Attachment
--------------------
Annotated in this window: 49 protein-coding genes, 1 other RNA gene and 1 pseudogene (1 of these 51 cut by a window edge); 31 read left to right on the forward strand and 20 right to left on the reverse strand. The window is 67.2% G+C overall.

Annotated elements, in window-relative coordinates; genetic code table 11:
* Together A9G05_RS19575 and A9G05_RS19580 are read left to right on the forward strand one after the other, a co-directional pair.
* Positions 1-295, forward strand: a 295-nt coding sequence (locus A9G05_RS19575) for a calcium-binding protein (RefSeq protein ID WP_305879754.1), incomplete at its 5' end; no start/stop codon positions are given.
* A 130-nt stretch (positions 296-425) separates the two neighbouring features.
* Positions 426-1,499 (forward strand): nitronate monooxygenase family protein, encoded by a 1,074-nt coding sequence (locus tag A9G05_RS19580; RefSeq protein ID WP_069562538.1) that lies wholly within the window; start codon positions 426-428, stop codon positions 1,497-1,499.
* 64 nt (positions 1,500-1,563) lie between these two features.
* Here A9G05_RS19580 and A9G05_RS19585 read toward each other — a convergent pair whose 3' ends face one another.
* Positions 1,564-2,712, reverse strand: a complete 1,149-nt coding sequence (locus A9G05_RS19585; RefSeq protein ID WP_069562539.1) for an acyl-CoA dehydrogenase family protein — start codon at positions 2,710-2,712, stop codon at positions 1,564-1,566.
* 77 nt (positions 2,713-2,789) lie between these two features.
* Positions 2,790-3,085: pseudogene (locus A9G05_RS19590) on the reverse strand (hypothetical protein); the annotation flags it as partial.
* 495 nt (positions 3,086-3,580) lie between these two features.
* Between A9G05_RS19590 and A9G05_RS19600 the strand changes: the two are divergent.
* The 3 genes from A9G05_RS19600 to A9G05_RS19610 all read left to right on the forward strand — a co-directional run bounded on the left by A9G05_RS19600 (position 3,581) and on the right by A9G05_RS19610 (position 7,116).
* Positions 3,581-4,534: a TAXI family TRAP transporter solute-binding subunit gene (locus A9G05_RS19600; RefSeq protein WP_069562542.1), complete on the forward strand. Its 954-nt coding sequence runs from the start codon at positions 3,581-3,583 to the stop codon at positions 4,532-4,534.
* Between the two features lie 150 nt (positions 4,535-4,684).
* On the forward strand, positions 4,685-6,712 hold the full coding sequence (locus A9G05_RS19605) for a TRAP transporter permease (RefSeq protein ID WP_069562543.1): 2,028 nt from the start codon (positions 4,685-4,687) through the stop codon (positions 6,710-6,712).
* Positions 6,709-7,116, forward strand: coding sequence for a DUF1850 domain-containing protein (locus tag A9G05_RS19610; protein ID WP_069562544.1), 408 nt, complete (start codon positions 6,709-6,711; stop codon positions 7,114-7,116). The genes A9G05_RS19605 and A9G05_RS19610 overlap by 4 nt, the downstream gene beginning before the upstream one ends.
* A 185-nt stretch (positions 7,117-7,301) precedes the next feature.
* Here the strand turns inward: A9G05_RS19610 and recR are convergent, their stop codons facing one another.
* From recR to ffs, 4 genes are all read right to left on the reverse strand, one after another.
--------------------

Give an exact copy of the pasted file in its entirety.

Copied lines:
Annotated in this window: 49 protein-coding genes, 1 other RNA gene and 1 pseudogene (1 of these 51 cut by a window edge); 31 read left to right on the forward strand and 20 right to left on the reverse strand. The window is 67.2% G+C overall.

Annotated elements, in window-relative coordinates; genetic code table 11:
* Together A9G05_RS19575 and A9G05_RS19580 are read left to right on the forward strand one after the other, a co-directional pair.
* Positions 1-295, forward strand: a 295-nt coding sequence (locus A9G05_RS19575) for a calcium-binding protein (RefSeq protein ID WP_305879754.1), incomplete at its 5' end; no start/stop codon positions are given.
* A 130-nt stretch (positions 296-425) separates the two neighbouring features.
* Positions 426-1,499 (forward strand): nitronate monooxygenase family protein, encoded by a 1,074-nt coding sequence (locus tag A9G05_RS19580; RefSeq protein ID WP_069562538.1) that lies wholly within the window; start codon positions 426-428, stop codon positions 1,497-1,499.
* 64 nt (positions 1,500-1,563) lie between these two features.
* Here A9G05_RS19580 and A9G05_RS19585 read toward each other — a convergent pair whose 3' ends face one another.
* Positions 1,564-2,712, reverse strand: a complete 1,149-nt coding sequence (locus A9G05_RS19585; RefSeq protein ID WP_069562539.1) for an acyl-CoA dehydrogenase family protein — start codon at positions 2,710-2,712, stop codon at positions 1,564-1,566.
* 77 nt (positions 2,713-2,789) lie between these two features.
* Positions 2,790-3,085: pseudogene (locus A9G05_RS19590) on the reverse strand (hypothetical protein); the annotation flags it as partial.
* 495 nt (positions 3,086-3,580) lie between these two features.
* Between A9G05_RS19590 and A9G05_RS19600 the strand changes: the two are divergent.
* The 3 genes from A9G05_RS19600 to A9G05_RS19610 all read left to right on the forward strand — a co-directional run bounded on the left by A9G05_RS19600 (position 3,581) and on the right by A9G05_RS19610 (position 7,116).
* Positions 3,581-4,534: a TAXI family TRAP transporter solute-binding subunit gene (locus A9G05_RS19600; RefSeq protein WP_069562542.1), complete on the forward strand. Its 954-nt coding sequence runs from the start codon at positions 3,581-3,583 to the stop codon at positions 4,532-4,534.
* Between the two features lie 150 nt (positions 4,535-4,684).
* On the forward strand, positions 4,685-6,712 hold the full coding sequence (locus A9G05_RS19605) for a TRAP transporter permease (RefSeq protein ID WP_069562543.1): 2,028 nt from the start codon (positions 4,685-4,687) through the stop codon (positions 6,710-6,712).
* Positions 6,709-7,116, forward strand: coding sequence for a DUF1850 domain-containing protein (locus tag A9G05_RS19610; protein ID WP_069562544.1), 408 nt, complete (start codon positions 6,709-6,711; stop codon positions 7,114-7,116). The genes A9G05_RS19605 and A9G05_RS19610 overlap by 4 nt, the downstream gene beginning before the upstream one ends.
* A 185-nt stretch (positions 7,117-7,301) precedes the next feature.
* Here the strand turns inward: A9G05_RS19610 and recR are convergent, their stop codons facing one another.
* From recR to ffs, 4 genes are all read right to left on the reverse strand, one after another.